Proposals to allow the National Employment Savings Trust to enter the drawdown market with a low-cost option have raised concerns amongst corporate advisers. By Gill Wadsworth.
In a poll of delegates at the Corporate Adviser Summit, more than half (53%) said Nest should be legally prevented from offering drawdown to all retirees, with just under half (47%) happy for the government-backed master trust to offer at retirement solutions.
Advisers were more comfortable with Nest offering drawdown solely to its own customers. 70 per cent said the trust should be allowed to offer drawdown while just 30% were against.
The response follows a government consultation in July which set out proposals to allow Nest to expand into the post retirement market rather than simply offer workplace pensions for auto-enrolled members.
However Nest competitor The People’s Pension head of policy and market engagement Darren Philp questioned whether allowing Nest unfettered access was dangerous for the wider master trust market.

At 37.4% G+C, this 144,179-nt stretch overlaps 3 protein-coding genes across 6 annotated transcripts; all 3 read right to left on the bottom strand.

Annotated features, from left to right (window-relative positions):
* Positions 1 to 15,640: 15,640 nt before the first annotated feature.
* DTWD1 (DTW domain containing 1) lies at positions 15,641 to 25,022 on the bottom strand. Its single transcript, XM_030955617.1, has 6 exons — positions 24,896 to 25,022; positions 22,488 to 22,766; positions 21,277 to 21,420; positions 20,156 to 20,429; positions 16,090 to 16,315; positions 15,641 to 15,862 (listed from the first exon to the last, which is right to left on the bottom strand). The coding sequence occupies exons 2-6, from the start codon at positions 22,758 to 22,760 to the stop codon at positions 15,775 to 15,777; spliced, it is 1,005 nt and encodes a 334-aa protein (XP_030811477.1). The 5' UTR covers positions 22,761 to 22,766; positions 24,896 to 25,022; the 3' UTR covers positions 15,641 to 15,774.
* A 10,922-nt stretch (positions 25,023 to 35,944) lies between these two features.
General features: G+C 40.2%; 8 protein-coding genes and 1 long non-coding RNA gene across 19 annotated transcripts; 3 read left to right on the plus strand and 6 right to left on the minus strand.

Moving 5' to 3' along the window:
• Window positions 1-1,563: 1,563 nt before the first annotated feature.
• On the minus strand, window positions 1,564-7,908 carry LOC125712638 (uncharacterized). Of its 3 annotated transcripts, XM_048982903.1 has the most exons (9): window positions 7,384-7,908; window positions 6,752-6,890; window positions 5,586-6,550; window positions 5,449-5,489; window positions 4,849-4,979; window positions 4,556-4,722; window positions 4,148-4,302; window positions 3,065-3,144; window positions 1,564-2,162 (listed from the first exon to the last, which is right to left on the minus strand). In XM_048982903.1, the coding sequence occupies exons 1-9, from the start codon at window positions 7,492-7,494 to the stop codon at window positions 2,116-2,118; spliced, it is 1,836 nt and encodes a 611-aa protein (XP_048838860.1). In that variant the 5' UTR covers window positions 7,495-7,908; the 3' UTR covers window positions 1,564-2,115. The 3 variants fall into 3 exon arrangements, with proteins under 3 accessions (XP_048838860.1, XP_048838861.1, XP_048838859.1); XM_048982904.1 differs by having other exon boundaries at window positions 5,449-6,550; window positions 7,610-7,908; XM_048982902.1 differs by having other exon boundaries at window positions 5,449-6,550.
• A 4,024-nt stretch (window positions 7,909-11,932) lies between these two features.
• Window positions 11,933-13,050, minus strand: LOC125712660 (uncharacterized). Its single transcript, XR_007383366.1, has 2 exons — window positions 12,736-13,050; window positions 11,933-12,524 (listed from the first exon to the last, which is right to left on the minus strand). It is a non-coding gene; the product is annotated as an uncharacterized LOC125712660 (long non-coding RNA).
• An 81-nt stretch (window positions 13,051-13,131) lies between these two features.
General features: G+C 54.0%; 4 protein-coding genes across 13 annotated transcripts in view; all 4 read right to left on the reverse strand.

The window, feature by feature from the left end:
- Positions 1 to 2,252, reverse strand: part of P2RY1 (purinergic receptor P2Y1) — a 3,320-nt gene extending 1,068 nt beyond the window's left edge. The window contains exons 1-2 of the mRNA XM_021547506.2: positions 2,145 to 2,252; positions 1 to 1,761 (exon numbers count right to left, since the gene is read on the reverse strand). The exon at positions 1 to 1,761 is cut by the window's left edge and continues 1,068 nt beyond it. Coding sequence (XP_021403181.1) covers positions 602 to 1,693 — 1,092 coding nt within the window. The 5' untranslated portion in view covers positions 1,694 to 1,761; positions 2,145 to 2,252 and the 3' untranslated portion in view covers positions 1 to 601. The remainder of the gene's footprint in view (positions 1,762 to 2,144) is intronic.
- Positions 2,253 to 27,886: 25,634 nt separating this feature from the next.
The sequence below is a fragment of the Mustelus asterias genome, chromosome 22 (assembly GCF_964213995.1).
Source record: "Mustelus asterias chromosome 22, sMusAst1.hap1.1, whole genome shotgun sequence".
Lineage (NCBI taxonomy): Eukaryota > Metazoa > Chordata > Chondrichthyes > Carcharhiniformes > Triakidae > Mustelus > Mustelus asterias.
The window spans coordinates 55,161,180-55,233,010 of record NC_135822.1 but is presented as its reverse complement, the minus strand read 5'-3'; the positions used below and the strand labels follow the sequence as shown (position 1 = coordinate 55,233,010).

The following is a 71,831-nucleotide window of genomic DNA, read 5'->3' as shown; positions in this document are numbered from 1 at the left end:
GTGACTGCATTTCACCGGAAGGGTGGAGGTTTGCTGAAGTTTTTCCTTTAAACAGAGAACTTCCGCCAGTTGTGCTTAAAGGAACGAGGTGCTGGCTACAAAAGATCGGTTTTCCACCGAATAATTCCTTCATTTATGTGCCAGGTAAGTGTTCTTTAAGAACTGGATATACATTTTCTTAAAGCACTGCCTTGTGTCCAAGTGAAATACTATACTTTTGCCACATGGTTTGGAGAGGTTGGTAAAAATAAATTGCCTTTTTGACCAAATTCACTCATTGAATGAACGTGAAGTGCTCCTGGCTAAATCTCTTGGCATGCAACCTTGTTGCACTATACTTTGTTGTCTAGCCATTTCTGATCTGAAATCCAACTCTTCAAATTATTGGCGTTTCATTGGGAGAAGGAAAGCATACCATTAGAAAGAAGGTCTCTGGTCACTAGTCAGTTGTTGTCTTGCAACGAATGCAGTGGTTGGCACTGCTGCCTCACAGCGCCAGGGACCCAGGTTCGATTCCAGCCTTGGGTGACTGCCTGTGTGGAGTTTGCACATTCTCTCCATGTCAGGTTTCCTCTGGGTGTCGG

Philp said: “They only reason Nest would develop sophisticated drawdown solutions is if it is trying to disrupt the market. If you’ve got a subsidised government loan and the capital behind that is leading Nest to go where there isn’t already a market failure, I think it’s dangerous.”
Aviva technical reform manager Dale Critchley agreed that allowing Nest to market drawdown was unwelcome.
Critchley said: “When we talk about what we do to prevent master trust failure apparently government’s idea is to [allow Nest to] expand into drawdown on the back of a government loan and we don’t think that’s fair.”